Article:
extensive champagne vineyards near Bordeaux.[128] She brought with her to South
Carolina the title deeds of two vineyards, a few personal treasures, and enough
money to make herself and her son comfortable. Through her agent in France, into
whose charge her property was committed, she received regular remittances, the
earnings of her French estates. Though for years they yielded a good return,
they were eventually lost to a "squatter". Mme. Gabeau seems to have been more
fortunate than most of the refugees, for there are but few hints that they
profited by their holdings in France after emigrating to South Carolina.[129]
   The Huguenots in the Hillsboro section settled down in comfort and peace, but
the storms of the American Revolution were soon to break forth. Like the French
of the tidewater section, they mingled freely with persons of other blood and
married early into the families of English, Irish, Welsh, and Germans who were
numerous in that part of the province.[130]
   Coeval with the arrival of the last colonizers among the French Protestants
to South Carolina occurred what was perhaps the most extensive exodus among the
descendants of the original emigrants. Small companies had gone to other
colonies from time to time, but in the 1760's, a large number, principally from
the tide-water, emigrated to Georgia, settling to the south of the Altamaha
River, or between it and the Savannah River. This land, it was claimed by
interpreters of the South Carolina charter, was a part of the tract granted to
the province of Carolina.[131] A fort had been built on the Alatamaha River
before 1721 and in that year accidentally burned. Petitions for grants
aggregating nearly 23,000 acres, and grants of land aggregating over 17,000
acres to a list of persons altogether different in personnel from those
represented in the petitions, give hints of the extent of the emigration.[132]
Wealthy Frenchmen, such as Cornelius Dupont, sold their large holdings in South
Carolina, where the price of land was increasing and the productive power of the
land diminishing and moved to the newly opened districts, beyond the Savannah in
Georgia.[133] Other familiar names are Henry Laurens, Theodore Gourdin, Joseph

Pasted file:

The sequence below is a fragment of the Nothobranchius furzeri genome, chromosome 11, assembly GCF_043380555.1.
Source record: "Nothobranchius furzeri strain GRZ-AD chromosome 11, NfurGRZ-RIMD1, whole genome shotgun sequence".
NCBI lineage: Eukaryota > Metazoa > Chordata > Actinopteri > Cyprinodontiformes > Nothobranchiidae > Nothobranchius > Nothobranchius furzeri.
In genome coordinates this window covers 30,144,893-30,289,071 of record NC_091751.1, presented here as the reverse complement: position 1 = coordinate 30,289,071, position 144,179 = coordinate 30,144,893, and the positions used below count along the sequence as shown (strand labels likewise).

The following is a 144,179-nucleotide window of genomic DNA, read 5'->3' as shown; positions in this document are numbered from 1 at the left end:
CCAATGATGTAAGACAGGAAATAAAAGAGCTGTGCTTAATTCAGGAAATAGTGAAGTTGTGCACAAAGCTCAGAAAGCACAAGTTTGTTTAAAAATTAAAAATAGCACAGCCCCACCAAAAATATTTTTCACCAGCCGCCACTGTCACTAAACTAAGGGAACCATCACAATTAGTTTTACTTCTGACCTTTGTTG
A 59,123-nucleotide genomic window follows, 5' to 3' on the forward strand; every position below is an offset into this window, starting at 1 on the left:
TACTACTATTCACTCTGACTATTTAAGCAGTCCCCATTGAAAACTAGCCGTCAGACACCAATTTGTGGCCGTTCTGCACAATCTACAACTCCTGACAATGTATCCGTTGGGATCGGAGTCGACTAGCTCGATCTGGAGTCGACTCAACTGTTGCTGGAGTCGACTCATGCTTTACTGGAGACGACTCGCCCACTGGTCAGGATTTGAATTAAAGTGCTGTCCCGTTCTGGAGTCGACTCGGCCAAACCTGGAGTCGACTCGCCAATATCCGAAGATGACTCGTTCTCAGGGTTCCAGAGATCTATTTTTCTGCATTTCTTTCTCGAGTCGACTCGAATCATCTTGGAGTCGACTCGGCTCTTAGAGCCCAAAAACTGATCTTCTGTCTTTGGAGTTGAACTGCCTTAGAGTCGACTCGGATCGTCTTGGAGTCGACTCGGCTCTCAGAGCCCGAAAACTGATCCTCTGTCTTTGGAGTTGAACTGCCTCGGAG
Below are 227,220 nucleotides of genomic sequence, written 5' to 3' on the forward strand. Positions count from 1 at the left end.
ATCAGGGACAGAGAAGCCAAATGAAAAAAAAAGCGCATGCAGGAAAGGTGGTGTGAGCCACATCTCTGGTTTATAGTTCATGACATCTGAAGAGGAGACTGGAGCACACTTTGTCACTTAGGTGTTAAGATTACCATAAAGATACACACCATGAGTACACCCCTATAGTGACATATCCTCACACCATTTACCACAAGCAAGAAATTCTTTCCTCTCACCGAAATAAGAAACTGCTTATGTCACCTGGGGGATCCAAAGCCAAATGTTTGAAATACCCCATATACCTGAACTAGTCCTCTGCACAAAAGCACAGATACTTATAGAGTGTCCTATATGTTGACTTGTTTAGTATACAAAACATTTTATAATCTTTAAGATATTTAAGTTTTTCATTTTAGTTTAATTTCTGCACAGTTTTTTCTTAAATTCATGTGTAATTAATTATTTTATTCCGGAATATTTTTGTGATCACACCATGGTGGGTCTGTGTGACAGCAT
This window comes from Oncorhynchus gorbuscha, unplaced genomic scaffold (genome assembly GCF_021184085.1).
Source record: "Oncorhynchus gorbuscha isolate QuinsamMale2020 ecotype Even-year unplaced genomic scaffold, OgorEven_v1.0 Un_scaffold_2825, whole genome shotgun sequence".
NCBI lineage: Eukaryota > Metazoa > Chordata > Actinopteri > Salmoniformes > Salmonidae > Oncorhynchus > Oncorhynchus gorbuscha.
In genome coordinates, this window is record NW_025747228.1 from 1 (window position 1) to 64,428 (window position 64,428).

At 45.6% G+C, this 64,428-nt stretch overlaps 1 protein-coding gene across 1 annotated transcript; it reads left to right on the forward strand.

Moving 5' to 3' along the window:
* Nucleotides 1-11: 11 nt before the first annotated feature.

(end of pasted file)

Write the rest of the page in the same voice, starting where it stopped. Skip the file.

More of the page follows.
Porcher, Benjamin Mazˇck, Michael Bonneau, Jean Sinkler, etc. While it is
possible that some of those who received grants remained in South Carolina, no
doubt most of them moved to their newly acquired tracts. The scheme had been
undertaken in England as well as in America, and a canvass had been made of the
continent of Europe for indigent Protestants who would go to Georgia.
   With the opening of Georgia as a new province in 1732, came the opportunity
for the purchase of virgin soil at a low price.[134] James Oglethorpe, one of
the trustees of the new province, sailed in 1732 from England with a company of
emigrants bound for Georgia. The citizens of South Carolina made elaborate
preparations for their arrival. At the request of Governor Robert Johnson and
his Council, James St. Julien, a prominent French Protestant, was sent to wait
on His Excellency, the Honorable James Oglethorpe and to assure him of the
hearty support of South Carolina in the settlement of the new province.[135]
Among the names of the first trustees of the new colony, appointed by George II,
is that of John La Roche, a name for decades familiar in South Carolina among
the French Protestants.[136] Thomas La Roche appears on the list of
councilmen.[137] In order to secure military protection for the new colony by
the arrival of ablebodied men, land tenure was at first made easy, but owing to
the fact that negroes were excluded from the province except by special license
and owing to the fact that the Indian was still in the regions near by,
settlements were made with reluctance by whites other than foreign Protestants.
   Georgia was called upon to undergo experiences similar to those of her
neighbor province, nearly a century before. In both cases Huguenots became
willing settlers, eager to profit by the returns of cheap virgin soil and ready
to endure the hardships incident to the life of a thinly settled country. The
success of the Georgia settlement was largely dependent on the inhabitants of
South Carolina. In 1735 the English Parliament, strongly influenced by a
memorial sent to the King by the Governor of South Carolina, gave £26,000
sterling toward settling and colonizing Georgia, and so its trustees at once